As backpackers we were better able to stretch our travel budgets by cooking in communal kitchens. The buzz of multiple languages made a joyful soundstage underscoring the clattering of pots and pans. I saw Brits devouring baked beans on toast for every meal. The Asian travelers hovered with loving anticipation over their rice cookers. Rice cookers were new to me so I tried to sneak peeks to see how to use them in case the cookers became available back home. The Brits and Asians may have noticed that I ate my weight in sauteed lamb. The beef I tried was tough and pricey. The lamb was fork tender and inexpensive. On the side, I drenched the fabulous whole-grain New Zealand bread in sauteed zucchini and tomatoes.


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An Unexpected Forecast

Through the hostel system’s bus plan, I could arrange my ride to the next town on my route. I could stay as long as I liked at that hostel if accommodation was available. Or I could stay one night in different towns if I wanted to travel a greater distance. This Kiwi travel plan was brilliant in giving backpackers total freedom of movement. Greyhound bus travel in America didn’t come close to this comfort or convenience.

map of the South Island, New Zealand showing Arthur's Pass and Christchurch
Map of the South Island, New Zealand

I had merrily bused and travelled from Nelson to Christchurch when I decided to leave the eastern coast and head inland. My nifty backpacker bus line only circumnavigated the South Island, so I decided to travel to Arthur’s Pass by train. At only 3018 ft., the area is not as high as other parts of the mountainous chain running down the spine of the island, but serious weather is normal for this part of New Zealand. The forbidding Antarctic is nearby.


Equally, I should have noted my Lonely Planet Travel Guide’s reference to Arthur’s Pass weather as “…often savagely changeable weather conditions.” I was so proud of myself for having booked my train ticket to this beautiful alpine area. To my peril, I totally dismissed the weather warnings.


It’s the South Island. How bad can the weather be?

The views from the train were superb with nearby fluffy flocks of sheep and multi-colored dairy herds on pastureland. Strange trees, flowers and crops were curious to my American eye. The train’s rhythm was hypnotic and comforting, although I was too excited to nap.


Too soon, we arrived at the train station in Arthur’s Pass. Struggling to swing my 60-pound backpack behind and onto my hips, strapping on my 20-pound daypack onto my chest, then draping my purse with passport and money across the daypack, I lurched down the metal steps to the train platform.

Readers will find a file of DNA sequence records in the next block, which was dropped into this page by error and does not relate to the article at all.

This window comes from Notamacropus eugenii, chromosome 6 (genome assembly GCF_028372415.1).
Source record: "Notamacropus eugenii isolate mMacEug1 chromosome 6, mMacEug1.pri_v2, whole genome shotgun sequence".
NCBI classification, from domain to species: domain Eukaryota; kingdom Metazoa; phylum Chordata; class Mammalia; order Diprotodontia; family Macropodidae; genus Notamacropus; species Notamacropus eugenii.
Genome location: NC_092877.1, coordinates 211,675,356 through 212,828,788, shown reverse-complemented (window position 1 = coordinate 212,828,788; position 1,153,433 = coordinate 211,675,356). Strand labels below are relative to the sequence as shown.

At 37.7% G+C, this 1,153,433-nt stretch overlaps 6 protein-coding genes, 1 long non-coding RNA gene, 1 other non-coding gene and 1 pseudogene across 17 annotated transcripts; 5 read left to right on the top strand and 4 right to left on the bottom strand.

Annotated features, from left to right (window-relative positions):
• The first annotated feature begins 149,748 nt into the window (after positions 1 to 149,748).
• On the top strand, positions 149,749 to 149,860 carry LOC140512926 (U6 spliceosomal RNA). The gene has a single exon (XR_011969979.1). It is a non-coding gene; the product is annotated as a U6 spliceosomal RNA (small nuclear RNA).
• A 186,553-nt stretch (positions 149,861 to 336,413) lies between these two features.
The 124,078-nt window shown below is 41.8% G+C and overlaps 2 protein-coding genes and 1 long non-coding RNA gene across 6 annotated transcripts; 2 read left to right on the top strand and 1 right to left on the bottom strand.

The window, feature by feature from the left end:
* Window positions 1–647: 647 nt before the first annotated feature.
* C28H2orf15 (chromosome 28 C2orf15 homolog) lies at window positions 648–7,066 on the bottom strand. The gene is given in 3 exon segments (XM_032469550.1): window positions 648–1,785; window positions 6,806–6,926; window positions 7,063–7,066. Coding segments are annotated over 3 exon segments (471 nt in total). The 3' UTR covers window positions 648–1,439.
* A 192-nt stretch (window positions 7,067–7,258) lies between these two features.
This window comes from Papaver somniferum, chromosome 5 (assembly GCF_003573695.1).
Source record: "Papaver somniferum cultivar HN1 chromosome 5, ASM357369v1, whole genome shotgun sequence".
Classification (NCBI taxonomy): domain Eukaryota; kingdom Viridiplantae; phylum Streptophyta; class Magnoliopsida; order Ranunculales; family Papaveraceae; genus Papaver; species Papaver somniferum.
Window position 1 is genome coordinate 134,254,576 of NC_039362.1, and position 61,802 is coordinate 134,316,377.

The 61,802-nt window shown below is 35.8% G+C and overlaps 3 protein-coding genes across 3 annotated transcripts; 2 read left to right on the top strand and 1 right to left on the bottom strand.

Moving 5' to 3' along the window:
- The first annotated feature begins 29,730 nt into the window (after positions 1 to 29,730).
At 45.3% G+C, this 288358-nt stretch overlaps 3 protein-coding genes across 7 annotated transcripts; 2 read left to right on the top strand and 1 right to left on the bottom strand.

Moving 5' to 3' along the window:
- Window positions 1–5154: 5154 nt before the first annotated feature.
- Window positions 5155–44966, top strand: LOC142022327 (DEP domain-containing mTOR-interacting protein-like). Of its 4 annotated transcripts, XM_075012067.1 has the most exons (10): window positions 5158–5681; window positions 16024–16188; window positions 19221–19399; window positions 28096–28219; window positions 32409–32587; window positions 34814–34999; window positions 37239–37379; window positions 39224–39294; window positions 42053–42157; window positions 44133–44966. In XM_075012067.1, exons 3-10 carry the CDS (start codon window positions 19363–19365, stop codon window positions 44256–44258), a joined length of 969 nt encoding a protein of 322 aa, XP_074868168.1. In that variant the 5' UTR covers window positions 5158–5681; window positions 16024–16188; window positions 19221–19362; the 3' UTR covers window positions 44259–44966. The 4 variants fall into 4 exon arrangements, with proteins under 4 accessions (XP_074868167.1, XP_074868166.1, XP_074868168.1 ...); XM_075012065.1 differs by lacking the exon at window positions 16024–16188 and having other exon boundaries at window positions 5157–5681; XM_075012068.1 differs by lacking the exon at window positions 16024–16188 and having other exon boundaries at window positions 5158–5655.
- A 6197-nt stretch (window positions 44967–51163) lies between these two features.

An aerial view of snow covered mountains on the South Island Of New Zealand


Don’t fall. Hold on to the rail. Falling would have been a great loss of face for me. I was an extremely proud and sensitive senior. I had figured out the closest hostel to the train depot but hadn’t been able to make a reservation. Lurching like a peg-legged pirate, I staggered toward the hostel, alternately listing from port to starboard en route.


Trying to avoid falling on my face through the hostel’s doorway, I noticed a young man look up from the registration desk.

“How ya goin’, sir?” I asked with my best attempt at Kiwi slang.

“Just fine, ma’am,” the young gentleman politely answered.

As if he might not have figured it out from my baggage, I asked, “Do you have a room or dorm bed?”

“Ah, I don’t. Welcome to Arthur’s Pass. I’m Garth.”

“Thanks, Garth. Oh, that’s my bad luck,” I responded.


Crikey, I thought. That’s no good.

Garth thought for a moment, then asked, “Do you have a tent?”

“I do.”

“I can rent you a tent site out back if you wish. You would have access to the bathroom and kitchen. Look out this window. You can see the tenting area a little downhill from the kitchen door,” Garth offered.


“That would be great, thanks!” I answered. Yes! I’ll use this tent equipment I’ve dragged around for 14 days, and I have access to the shower and refrigerator. The day was sunny, clear and filled with light.

With my heart singing about how I loved this country, I joyfully set up my two-man tent which meant barely enough room for one person. Happily leaving the camp stove and cooking equipment packed away, I inhaled a tart Kiwi apple with peanut butter while I perused my Lonely Planet guide for a nearby hike.

After spending the day in town, I feasted on my now beloved Kiwi whole grain bread with copious amounts of butter. I believe that bread exists for butter. Turning in for the night in my cozy tent was idyllic, as always. My tent was my cave, secure and warm, with everything I needed: my sleeping bag, water bottle, sweatshirt, shoes and a light for nocturnal bathroom visits. I was alone in the hostel’s backyard and happy in the night’s silence.